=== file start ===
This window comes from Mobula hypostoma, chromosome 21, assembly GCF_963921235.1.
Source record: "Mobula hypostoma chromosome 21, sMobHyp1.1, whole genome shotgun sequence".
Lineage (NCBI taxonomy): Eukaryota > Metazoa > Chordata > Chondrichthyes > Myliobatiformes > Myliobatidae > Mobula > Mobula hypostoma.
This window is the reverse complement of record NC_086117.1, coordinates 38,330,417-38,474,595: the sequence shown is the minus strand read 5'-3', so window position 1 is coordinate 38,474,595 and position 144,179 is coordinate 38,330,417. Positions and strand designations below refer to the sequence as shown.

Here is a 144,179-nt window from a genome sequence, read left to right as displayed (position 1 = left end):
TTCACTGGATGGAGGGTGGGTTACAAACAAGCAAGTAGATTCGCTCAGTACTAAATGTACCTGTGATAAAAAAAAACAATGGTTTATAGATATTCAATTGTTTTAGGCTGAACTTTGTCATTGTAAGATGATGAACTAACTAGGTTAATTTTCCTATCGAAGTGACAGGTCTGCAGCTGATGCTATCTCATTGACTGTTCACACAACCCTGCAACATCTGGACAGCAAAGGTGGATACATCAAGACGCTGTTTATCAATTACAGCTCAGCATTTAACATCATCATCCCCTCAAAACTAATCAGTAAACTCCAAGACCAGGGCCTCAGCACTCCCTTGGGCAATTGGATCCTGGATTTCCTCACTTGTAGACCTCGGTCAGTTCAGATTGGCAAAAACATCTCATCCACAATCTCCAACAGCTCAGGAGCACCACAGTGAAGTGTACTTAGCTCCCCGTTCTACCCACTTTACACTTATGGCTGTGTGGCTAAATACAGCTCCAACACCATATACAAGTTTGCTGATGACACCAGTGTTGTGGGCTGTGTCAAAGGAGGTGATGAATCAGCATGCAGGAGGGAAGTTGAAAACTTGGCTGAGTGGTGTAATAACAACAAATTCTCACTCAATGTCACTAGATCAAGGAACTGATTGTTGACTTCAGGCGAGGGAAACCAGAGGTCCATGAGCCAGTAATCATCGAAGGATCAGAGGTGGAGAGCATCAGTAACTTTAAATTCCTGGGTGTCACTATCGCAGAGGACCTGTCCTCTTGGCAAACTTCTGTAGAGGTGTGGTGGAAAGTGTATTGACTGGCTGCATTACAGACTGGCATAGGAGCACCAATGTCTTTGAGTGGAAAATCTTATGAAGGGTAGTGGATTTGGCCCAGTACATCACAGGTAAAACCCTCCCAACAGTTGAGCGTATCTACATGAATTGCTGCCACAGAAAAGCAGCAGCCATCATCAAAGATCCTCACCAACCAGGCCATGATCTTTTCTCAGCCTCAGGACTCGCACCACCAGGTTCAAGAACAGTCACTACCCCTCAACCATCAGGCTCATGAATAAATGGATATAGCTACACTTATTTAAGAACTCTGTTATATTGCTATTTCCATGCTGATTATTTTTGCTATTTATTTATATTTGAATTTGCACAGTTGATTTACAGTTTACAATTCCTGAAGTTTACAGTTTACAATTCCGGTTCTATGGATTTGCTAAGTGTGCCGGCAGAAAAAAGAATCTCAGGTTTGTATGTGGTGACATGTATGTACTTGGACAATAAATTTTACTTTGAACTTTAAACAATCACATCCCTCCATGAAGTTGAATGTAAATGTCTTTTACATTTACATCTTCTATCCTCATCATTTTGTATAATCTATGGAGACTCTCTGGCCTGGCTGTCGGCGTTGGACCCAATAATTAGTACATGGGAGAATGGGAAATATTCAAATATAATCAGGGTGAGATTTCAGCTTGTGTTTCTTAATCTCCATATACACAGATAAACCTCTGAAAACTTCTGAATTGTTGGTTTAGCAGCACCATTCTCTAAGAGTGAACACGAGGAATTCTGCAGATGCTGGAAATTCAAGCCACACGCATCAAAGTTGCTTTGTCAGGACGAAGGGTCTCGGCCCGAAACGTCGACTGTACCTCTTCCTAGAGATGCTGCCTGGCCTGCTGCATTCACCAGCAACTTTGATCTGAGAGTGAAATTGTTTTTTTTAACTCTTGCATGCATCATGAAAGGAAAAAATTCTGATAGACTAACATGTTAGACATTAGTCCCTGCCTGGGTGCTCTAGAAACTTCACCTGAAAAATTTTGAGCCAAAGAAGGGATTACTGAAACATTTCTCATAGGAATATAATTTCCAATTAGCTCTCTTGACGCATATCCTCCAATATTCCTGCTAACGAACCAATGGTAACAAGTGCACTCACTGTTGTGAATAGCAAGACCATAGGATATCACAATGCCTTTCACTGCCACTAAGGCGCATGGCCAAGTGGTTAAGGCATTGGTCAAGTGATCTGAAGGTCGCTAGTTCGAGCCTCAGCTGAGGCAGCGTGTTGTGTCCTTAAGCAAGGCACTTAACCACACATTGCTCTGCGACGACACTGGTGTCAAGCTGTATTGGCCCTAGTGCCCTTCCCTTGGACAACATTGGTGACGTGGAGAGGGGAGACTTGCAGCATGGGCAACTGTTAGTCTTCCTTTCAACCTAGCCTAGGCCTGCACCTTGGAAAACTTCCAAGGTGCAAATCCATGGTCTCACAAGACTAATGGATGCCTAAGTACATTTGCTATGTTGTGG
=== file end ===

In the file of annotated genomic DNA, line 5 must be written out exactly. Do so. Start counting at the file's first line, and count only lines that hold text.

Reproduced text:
Here is a 144,179-nt window from a genome sequence, read left to right as displayed (position 1 = left end):